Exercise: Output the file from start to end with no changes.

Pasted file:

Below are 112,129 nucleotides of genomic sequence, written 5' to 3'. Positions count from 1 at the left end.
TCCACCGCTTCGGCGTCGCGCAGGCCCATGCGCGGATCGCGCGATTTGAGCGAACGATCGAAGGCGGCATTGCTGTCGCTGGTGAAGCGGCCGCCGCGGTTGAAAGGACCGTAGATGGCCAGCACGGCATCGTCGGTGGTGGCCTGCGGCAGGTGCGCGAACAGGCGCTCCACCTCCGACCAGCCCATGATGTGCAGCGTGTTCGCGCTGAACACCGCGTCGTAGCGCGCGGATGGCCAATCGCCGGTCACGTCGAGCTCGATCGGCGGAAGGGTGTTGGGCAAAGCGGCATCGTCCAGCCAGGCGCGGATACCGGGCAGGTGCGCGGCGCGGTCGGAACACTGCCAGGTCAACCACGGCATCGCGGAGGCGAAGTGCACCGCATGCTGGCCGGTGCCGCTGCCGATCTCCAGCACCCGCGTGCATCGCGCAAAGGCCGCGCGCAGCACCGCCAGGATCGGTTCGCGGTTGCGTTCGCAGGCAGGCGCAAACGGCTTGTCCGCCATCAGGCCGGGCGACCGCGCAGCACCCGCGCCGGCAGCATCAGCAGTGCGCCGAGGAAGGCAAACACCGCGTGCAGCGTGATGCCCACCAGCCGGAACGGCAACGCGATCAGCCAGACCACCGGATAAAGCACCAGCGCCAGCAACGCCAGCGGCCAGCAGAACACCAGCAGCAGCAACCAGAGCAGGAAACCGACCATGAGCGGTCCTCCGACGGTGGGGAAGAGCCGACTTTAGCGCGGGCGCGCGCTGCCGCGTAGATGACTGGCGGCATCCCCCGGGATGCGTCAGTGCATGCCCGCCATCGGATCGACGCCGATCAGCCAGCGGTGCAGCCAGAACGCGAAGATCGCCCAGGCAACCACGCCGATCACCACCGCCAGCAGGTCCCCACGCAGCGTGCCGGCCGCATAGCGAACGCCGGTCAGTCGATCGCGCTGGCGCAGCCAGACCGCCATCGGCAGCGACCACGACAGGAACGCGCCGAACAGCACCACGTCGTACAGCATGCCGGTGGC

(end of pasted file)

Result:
Below are 112,129 nucleotides of genomic sequence, written 5' to 3'. Positions count from 1 at the left end.
TCCACCGCTTCGGCGTCGCGCAGGCCCATGCGCGGATCGCGCGATTTGAGCGAACGATCGAAGGCGGCATTGCTGTCGCTGGTGAAGCGGCCGCCGCGGTTGAAAGGACCGTAGATGGCCAGCACGGCATCGTCGGTGGTGGCCTGCGGCAGGTGCGCGAACAGGCGCTCCACCTCCGACCAGCCCATGATGTGCAGCGTGTTCGCGCTGAACACCGCGTCGTAGCGCGCGGATGGCCAATCGCCGGTCACGTCGAGCTCGATCGGCGGAAGGGTGTTGGGCAAAGCGGCATCGTCCAGCCAGGCGCGGATACCGGGCAGGTGCGCGGCGCGGTCGGAACACTGCCAGGTCAACCACGGCATCGCGGAGGCGAAGTGCACCGCATGCTGGCCGGTGCCGCTGCCGATCTCCAGCACCCGCGTGCATCGCGCAAAGGCCGCGCGCAGCACCGCCAGGATCGGTTCGCGGTTGCGTTCGCAGGCAGGCGCAAACGGCTTGTCCGCCATCAGGCCGGGCGACCGCGCAGCACCCGCGCCGGCAGCATCAGCAGTGCGCCGAGGAAGGCAAACACCGCGTGCAGCGTGATGCCCACCAGCCGGAACGGCAACGCGATCAGCCAGACCACCGGATAAAGCACCAGCGCCAGCAACGCCAGCGGCCAGCAGAACACCAGCAGCAGCAACCAGAGCAGGAAACCGACCATGAGCGGTCCTCCGACGGTGGGGAAGAGCCGACTTTAGCGCGGGCGCGCGCTGCCGCGTAGATGACTGGCGGCATCCCCCGGGATGCGTCAGTGCATGCCCGCCATCGGATCGACGCCGATCAGCCAGCGGTGCAGCCAGAACGCGAAGATCGCCCAGGCAACCACGCCGATCACCACCGCCAGCAGGTCCCCACGCAGCGTGCCGGCCGCATAGCGAACGCCGGTCAGTCGATCGCGCTGGCGCAGCCAGACCGCCATCGGCAGCGACCACGACAGGAACGCGCCGAACAGCACCACGTCGTACAGCATGCCGGTGGC